Glimpses of My First Home
This will be the first of a series of “first” experiences
My parents got a small apartment in Copenhagen just before my twin brother, and I was born in 1951. We lived there the first three and a half years of my life, and I have some memories of that early period.
In a letter to my parents from my maternal grandfather, he recommended that my twin brother and I stayed a bit longer in the hospitals to move into the flat in good order. We were two months old before we were admitted to come home as we were born prematurely. Henry, my husband, has made a post on this issue too based on letters between my grandparents and my mother.
We were hardly ever allowed in the living room, but I remember having been held up in the window and looking out to the building at the other side of the road. Our doctor had his office there. The furniture was collected at my parents’ wedding in 1948, and they were very strict on us not making any mess in this room. The cupboard was made of nut-tree and is now in my brother’s basement. The round big leather cushion on the carpet was bought in France on holiday in 1949. I have later sat on that listening to children’s programs on the radio in our next home, a real house.
The small picture on the wall is a church where my maternal grandfather was working as a parish clerk. He worked as a school teacher as well. My mother was very attached to her father.
Our mother had a fight in keeping curious people away
In the kitchen, we had an ice cupboard. My mother got the ice in big blocks from a fish shop, and it was brought home lying under the twin pram. I have a memory of that and of our last trip in the pram where we sat on the bare mattress. The pram was sold and exchanged with a toy cart that would serve as help when my parents took us to a park nearby.
The only memory I have of the kitchen is a drawer with kitchenware we were allowed to play with. We played in the bedroom where our parents had a bunk bed. A gate had been put up between the door and the rest of the small flat. In a letter from my mother to her parents, she describes how my brother one day jumped over like a little lamb, and she is uncertain on how she shall cope with us being able to get around unhindered. Our father knew a professional photographer who came home to take pictures a few times in our lives. (Six months, one year old and at school start.)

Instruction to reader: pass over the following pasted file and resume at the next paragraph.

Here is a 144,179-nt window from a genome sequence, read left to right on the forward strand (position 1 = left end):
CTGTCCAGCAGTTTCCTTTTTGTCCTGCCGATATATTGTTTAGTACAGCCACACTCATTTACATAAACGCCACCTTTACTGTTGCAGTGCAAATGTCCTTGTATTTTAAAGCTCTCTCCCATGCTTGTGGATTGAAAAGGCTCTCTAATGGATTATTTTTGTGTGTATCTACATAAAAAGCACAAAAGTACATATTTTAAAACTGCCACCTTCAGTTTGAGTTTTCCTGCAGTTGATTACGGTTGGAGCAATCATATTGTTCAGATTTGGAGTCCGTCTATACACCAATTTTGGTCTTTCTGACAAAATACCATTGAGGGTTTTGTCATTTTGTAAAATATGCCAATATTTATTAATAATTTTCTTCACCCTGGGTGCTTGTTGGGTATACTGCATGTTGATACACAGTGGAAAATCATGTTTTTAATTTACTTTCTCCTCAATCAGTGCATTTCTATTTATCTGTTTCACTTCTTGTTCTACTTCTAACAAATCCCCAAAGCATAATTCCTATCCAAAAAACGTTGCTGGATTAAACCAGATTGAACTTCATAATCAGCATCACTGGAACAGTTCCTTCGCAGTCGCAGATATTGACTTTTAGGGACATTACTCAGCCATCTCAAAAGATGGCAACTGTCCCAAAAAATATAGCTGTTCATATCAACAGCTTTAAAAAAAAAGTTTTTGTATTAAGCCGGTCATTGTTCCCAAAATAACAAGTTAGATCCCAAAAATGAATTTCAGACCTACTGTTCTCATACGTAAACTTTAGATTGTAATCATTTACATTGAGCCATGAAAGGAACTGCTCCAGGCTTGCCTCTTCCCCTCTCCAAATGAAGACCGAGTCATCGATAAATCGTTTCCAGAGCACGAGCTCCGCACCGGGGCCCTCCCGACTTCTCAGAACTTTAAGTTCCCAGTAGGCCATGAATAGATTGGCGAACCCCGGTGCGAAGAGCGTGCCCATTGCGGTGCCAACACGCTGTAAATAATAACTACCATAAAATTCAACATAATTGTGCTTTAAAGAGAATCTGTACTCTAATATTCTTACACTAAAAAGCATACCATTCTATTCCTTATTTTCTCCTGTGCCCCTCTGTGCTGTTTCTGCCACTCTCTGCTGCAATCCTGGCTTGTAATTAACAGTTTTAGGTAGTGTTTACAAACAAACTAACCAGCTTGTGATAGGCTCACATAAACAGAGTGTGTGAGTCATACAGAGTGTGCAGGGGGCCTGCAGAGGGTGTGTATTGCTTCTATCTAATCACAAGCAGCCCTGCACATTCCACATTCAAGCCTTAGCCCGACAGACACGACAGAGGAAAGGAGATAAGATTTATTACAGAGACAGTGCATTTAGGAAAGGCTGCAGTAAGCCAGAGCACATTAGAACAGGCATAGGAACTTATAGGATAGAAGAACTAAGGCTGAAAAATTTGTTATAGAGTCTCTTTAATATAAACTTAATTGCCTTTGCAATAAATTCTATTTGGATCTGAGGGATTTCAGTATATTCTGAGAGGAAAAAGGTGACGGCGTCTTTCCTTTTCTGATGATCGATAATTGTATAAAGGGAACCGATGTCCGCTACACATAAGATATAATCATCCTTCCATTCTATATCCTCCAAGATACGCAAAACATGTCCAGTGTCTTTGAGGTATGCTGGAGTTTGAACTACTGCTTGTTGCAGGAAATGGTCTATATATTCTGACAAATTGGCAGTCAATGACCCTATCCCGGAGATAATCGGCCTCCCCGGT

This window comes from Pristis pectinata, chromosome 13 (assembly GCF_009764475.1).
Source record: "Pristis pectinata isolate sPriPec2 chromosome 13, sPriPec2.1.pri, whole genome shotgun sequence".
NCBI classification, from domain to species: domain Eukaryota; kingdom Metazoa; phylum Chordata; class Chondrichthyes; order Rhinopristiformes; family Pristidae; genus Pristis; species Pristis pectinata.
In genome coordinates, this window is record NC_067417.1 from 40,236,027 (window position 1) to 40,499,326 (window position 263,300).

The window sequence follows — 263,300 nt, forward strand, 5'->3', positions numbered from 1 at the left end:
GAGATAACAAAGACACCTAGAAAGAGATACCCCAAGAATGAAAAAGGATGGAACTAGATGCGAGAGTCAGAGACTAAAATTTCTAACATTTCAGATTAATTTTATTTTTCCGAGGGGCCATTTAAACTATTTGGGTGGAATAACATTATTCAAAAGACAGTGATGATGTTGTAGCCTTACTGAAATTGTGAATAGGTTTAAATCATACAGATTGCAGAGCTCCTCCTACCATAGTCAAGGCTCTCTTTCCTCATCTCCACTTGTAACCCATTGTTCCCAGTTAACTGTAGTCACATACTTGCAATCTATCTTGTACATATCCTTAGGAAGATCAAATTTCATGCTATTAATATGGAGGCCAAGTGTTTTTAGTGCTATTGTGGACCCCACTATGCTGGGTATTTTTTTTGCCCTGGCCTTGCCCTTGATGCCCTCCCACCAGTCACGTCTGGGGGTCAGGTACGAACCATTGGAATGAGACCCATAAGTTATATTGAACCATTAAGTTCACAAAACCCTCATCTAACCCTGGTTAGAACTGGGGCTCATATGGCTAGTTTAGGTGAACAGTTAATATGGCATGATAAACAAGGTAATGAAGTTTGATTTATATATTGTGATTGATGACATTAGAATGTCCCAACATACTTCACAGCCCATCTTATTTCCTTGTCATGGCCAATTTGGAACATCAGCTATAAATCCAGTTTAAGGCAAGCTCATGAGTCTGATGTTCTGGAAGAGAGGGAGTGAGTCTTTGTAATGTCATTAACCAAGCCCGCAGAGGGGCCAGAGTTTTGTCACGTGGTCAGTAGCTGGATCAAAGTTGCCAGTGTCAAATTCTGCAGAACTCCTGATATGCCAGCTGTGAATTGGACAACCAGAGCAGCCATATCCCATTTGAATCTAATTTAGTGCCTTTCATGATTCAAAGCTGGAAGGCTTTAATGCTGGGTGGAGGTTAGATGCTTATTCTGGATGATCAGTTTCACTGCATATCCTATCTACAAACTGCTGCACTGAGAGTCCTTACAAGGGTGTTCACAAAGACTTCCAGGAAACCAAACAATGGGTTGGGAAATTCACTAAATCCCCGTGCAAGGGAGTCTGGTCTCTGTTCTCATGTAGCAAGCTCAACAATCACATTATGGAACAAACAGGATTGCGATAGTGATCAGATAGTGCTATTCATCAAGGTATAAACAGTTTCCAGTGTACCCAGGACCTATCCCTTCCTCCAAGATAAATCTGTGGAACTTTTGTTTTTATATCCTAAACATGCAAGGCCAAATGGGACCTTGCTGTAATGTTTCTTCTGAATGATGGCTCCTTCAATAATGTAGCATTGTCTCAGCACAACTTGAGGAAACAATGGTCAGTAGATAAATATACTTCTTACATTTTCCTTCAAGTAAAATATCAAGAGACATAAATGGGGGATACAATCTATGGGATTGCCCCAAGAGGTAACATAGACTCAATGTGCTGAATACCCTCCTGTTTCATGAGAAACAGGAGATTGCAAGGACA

Above pictures from our six months “anniversary.”
Above pictures from our one year’s birthday
My mother once fell down from the upper bunk. She needed to turn me around in my bed, and she had forgotten that she slept in the high position. My mother hurt herself immensely, but she convinced her parents in a letter that she was able to manage the housekeeping after some days. Our mother had told us this incident already then because I know that it happened when I was about three years old. Most likely the year after this picture beneath.
We have a custom in Denmark in February called “Fastelavn”, (Shrovetide) from before the Reformation. Children dress out in different costumes, then everything was homemade like “An old Vagabond” or a “Princess” a “Chinese” and children stand in a long line and are allowed to beat on a barrel with a stick to let break. The one who beats it in pieces becomes “The Cat King”, and the one who gets the last little part down is a “Cat Queen”. We were out walking in the snow with our mother, and we saw these long lines of children in a neighbouring yard. We didn’t belong there so we couldn’t attend. When we came home, our mother put up a cigar box in the doorway between the bedroom and the hall, and we beat it down with a gymnastic stick.
We never celebrated Halloween here, but from the 1990s the American custom has made its way to Denmark.
My father worked as a foreman at a radio factory not so far from our flat. He left home early in the morning on his moped. Once he would take drive a circle in around the playground beneath the bedroom window so that we could see him.
The yard was full of children in the daytime, and I have a memory of hitting the ground on my head falling from the swing. If we got some playground equipment, it would soon be stolen when we turned our back to the sandbox. Once it was gone, it couldn’t easily be replaced. I do remember the shapes of the red and green metal shovels for children. It’s rooted deep in me that things are precious and you don’t just throw them away.